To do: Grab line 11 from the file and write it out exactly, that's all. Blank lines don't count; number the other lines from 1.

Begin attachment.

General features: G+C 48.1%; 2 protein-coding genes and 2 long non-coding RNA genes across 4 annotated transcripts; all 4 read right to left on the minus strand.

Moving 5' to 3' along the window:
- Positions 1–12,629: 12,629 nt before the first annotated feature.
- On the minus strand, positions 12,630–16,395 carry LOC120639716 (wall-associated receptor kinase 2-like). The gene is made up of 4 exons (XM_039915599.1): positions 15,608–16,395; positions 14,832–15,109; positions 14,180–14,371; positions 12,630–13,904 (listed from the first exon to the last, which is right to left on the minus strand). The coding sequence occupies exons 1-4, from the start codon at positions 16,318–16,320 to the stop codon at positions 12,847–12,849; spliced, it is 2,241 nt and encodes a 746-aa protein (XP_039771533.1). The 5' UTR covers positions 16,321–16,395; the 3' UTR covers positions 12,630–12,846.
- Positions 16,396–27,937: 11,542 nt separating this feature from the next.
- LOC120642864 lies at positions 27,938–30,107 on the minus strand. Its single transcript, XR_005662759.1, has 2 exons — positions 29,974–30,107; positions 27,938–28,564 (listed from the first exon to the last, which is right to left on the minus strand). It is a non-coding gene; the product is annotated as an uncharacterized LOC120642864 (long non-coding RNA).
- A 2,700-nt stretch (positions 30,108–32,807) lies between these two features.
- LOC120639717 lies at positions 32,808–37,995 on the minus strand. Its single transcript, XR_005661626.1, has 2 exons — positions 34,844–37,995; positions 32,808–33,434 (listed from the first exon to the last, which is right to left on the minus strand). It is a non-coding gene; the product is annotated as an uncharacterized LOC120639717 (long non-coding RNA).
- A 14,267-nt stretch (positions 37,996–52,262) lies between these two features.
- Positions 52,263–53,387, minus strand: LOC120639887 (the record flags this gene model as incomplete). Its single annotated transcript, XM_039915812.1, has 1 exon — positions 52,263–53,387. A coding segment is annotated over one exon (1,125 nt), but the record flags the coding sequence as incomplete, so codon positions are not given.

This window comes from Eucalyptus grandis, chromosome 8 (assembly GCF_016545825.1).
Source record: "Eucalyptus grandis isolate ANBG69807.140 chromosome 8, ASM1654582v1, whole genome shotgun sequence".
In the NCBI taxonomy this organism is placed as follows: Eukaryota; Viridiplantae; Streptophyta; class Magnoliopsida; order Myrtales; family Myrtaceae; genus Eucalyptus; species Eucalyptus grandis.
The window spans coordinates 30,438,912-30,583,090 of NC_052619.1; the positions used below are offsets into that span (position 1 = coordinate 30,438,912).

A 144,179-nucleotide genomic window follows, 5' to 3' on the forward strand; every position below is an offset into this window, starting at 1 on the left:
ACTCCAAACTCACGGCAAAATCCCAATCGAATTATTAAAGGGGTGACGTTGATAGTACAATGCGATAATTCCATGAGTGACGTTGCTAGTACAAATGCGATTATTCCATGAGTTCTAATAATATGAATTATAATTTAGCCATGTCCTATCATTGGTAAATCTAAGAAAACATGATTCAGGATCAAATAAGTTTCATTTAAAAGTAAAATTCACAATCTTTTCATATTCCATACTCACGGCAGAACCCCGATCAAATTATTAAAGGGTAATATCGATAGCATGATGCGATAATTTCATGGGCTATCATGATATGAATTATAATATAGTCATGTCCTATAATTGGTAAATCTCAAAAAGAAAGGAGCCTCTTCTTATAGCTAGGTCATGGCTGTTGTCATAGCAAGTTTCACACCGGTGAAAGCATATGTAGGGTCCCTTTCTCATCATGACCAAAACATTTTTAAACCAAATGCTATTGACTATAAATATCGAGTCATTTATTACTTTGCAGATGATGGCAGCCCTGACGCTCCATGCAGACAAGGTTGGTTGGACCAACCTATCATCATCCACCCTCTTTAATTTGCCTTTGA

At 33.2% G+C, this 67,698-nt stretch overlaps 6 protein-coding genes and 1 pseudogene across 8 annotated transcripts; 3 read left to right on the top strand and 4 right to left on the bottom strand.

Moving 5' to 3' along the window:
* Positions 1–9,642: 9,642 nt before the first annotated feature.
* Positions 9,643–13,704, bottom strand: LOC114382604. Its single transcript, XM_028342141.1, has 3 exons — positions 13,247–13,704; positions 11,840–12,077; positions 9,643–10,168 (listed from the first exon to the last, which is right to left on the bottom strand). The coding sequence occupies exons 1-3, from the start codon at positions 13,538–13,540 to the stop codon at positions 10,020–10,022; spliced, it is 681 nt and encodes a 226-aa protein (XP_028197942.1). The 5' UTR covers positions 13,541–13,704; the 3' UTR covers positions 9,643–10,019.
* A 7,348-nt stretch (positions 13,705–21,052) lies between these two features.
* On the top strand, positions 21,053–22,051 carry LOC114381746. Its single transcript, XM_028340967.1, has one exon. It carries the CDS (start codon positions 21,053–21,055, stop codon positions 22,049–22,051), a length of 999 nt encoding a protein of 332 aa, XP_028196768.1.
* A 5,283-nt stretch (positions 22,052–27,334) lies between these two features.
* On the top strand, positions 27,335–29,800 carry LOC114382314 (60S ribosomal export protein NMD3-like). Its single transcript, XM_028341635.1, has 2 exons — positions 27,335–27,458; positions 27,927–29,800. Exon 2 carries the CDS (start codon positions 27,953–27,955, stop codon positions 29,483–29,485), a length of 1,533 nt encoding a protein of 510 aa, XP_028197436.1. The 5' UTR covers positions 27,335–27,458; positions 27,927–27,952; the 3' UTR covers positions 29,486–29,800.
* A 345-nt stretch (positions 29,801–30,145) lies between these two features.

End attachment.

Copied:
This window comes from Eucalyptus grandis, chromosome 8 (assembly GCF_016545825.1).